New Author Spotlight: Jocelyn Koehler
What drew you to writing stories that were moving across genres? Is this a new direction for your writing?
I have always loved science fiction, but I’ve been writing a lot of fantasy lately, particularly fairy tale inspired pieces, so it was satisfying to be able to write a more realistic story, where I didn’t have any templates to follow. I could focus on the character’s thoughts and reactions (and the math!), which was fun.
In “Message in a Bottle,” there seems to be an almost desperate desire for connection and communication. Can you talk a little about why you tackled these topics in the story in the way that you did?
You can’t look around today without seeing how much humans crave connection, no matter how trivial. I think we’re just wired to communicate, and that won’t change, even after we get our rocket packs.
In the story, the characters do seek out connection, without necessarily knowing how it will end up. Dorian makes a empathetic connection with the writer of the message in the rocks, and the result of that connection is that she doesn’t actually pass the message on right away, which you might expect her to do. That’s the other side of connection and communication: sometimes we want to keep things to ourselves, and that’s not always easy. There can be enormous pressure to share what you know…even before you really understand what you’ve got in your brain.
And of course, there’s a practical level of communication as well. When Dorian is caught in the storm, she loses her connection to her shipmates. Being isolated really changes her perspective, and maybe is the only reason she can truly understand the original message in the rocks.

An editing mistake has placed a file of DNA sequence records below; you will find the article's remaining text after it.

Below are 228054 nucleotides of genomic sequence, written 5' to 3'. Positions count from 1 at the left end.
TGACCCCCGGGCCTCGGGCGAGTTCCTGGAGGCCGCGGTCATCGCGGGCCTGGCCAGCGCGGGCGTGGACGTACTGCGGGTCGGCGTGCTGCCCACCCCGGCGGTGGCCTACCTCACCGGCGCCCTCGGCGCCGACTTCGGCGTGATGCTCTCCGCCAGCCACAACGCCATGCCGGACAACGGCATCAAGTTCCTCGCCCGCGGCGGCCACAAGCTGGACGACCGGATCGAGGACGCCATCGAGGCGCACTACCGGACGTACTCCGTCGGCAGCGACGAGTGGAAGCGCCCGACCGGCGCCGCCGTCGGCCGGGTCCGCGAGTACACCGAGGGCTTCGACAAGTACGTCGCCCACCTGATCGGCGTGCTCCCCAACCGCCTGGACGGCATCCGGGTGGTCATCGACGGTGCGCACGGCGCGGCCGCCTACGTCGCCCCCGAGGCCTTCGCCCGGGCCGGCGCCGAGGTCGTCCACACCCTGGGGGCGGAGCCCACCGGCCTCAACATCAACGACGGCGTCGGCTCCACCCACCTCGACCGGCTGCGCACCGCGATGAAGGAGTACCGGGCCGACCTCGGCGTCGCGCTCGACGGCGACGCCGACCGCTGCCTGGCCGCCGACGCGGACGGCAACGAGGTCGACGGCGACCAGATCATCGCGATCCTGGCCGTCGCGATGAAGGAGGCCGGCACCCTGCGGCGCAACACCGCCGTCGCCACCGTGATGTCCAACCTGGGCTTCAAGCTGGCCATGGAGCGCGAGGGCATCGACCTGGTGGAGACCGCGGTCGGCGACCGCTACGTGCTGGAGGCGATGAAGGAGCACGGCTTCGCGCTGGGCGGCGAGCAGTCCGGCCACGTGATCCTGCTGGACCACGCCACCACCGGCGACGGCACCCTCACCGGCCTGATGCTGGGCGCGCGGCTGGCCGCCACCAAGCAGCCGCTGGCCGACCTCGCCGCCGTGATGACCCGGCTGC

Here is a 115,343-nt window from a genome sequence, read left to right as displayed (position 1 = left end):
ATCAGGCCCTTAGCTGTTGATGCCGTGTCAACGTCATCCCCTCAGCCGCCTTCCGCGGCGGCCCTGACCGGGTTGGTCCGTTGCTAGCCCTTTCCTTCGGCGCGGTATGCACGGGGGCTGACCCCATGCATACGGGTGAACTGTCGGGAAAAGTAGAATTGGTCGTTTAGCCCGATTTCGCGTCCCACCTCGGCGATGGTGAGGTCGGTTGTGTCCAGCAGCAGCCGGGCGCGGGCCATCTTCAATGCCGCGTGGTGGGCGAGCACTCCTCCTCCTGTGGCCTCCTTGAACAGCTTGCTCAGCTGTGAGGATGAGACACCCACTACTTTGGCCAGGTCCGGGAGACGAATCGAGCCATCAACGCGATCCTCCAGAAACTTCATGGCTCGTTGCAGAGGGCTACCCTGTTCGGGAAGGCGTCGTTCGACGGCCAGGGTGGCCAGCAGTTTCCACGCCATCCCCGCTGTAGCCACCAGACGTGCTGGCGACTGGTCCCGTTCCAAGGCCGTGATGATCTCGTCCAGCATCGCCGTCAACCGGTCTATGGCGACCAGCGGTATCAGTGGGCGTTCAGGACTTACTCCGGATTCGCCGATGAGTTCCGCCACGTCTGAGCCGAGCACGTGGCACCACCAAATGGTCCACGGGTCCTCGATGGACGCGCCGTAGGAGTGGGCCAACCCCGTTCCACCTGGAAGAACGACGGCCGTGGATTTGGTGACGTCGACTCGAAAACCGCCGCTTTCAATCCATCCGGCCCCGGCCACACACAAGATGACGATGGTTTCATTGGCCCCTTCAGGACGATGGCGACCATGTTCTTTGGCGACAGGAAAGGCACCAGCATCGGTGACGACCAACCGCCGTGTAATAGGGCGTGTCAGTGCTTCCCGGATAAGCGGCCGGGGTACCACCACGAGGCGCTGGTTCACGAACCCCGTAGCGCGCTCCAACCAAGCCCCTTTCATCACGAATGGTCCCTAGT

One of my favorite lines in the story is, “And with every new planet mapped, humanity got a little lonelier.” Do you think humanity is growing lonely? Why or why not?
Loneliness is definitely something I think about when I stare up at the stars too long. It’s linked to how incredibly small I feel whenever I remember just how frackin’ big space is. Think about the things humanity has already done to try to find alien life: SETI, including Bach recordings on our Voyager probes, beaming radio waves out from Earth. Why would we do that, if not because we’re feeling rather lonely and fragile? On a grand scale, wouldn’t discovering that there is another form of intelligent life out there be a joyous thing? I hope so. I also hope we meet the nice aliens first…
Math as the universal language is such a wonderful choice in this story. Can you talk about the inspiration behind that?
I was an English major, but I’m a big fan of mathematics (and science nerdery in general). Note that doesn’t mean I understand any of those subjects except at a superficial level. But I try. The history of science is endlessly fascinating to me.
One of the most intriguing things about math in particular is that it really does seem to be constant; that is, unless you do some fancy logic tricks, 2+2 does indeed equal 4, no matter who (or what) you are. So it was a natural choice for my “writer” to use in making the message. It was the common denominator (pardon the word play) and thus the best guarantee that someone would understand that an intelligent being had been there. Of course, my protagonist isn’t an expert, so it’s possible that there are other messages written in the rocks that she didn’t notice…an idea that I might have to explore later!
Is writing an act of discovery for you? In what way(s)?
Sometimes I really am surprised by what I write, especially when I allow characters to make their own decisions. For example, in this story I knew only that I wanted to have my character discover some very specific patterns in the rocks (I was reading a bunch about the Fibonacci sequence…everyone does that, right?). I didn’t know what she would do with the knowledge at the end. It’s not uncommon for me to write two or three endings to a story, and then decide which one to go with.
Where is your favorite writing place? Can you draw us a visual picture of the kind of space you create for yourself when you write?
I write almost exclusively on my laptop, so I can bounce around inside my house. My only requirements are absolute quiet and near constant supply of hot or iced tea (depending on the season).
You can read Jocelyn’s newest story, “Message in a Bottle,” in the current issue of Crossed Genres.